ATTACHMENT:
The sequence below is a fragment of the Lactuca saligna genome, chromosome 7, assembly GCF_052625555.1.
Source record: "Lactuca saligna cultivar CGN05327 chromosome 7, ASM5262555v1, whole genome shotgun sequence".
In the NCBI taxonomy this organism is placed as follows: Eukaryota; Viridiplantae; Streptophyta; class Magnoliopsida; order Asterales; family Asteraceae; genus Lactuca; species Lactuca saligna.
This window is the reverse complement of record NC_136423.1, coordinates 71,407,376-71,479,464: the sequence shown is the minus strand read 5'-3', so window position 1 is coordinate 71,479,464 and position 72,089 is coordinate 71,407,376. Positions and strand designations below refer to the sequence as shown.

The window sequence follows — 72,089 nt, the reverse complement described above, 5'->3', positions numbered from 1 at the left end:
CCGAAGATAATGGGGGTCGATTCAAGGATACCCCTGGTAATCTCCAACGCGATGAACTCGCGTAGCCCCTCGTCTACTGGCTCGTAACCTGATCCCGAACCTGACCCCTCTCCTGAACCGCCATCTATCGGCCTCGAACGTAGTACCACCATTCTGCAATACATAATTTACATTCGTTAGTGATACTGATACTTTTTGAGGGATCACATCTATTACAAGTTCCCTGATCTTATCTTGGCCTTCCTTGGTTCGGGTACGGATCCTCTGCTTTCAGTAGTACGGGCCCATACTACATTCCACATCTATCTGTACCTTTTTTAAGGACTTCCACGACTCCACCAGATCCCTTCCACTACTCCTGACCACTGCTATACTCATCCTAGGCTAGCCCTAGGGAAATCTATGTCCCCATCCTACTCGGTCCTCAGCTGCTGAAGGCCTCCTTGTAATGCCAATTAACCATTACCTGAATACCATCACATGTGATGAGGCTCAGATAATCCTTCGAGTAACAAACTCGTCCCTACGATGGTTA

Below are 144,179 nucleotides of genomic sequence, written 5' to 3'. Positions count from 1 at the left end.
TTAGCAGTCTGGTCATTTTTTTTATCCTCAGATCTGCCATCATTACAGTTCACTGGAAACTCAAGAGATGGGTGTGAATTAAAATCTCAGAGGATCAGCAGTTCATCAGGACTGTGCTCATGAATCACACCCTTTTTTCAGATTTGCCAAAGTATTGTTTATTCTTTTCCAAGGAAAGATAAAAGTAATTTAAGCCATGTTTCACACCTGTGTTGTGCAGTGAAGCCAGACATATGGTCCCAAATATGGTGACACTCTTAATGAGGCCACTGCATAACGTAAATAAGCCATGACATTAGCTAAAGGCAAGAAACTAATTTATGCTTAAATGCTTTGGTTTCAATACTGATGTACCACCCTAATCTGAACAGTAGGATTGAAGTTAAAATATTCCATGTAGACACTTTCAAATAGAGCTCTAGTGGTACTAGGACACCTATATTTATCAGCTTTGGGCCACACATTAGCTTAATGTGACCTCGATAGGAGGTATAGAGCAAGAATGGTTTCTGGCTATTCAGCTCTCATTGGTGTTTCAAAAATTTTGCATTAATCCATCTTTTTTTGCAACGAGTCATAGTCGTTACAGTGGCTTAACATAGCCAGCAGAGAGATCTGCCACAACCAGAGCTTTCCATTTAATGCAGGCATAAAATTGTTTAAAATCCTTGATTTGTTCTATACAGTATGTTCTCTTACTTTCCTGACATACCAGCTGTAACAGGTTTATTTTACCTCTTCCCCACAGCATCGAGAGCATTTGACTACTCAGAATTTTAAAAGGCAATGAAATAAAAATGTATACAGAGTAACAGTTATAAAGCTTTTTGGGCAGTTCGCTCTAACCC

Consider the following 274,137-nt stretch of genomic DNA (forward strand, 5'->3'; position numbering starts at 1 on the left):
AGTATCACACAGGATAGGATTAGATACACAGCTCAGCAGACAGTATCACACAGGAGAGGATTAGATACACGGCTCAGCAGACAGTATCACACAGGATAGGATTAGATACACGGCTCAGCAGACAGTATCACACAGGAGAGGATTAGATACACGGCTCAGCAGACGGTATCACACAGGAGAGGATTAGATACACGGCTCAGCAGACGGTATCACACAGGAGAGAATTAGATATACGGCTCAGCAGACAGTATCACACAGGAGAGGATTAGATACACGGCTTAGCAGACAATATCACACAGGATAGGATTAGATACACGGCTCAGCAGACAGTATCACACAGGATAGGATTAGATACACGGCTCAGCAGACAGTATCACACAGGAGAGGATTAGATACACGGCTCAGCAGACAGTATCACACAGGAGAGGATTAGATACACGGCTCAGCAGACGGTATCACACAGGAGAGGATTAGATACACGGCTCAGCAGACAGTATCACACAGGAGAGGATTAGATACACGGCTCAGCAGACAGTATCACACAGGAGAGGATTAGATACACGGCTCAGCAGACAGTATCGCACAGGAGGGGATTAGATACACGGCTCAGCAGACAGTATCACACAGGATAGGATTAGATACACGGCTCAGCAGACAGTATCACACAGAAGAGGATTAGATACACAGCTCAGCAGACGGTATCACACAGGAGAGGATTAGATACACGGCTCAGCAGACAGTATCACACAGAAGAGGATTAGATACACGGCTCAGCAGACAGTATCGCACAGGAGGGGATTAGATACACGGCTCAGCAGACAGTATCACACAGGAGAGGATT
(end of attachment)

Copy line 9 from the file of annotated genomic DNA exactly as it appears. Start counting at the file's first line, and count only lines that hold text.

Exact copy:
Consider the following 274,137-nt stretch of genomic DNA (forward strand, 5'->3'; position numbering starts at 1 on the left):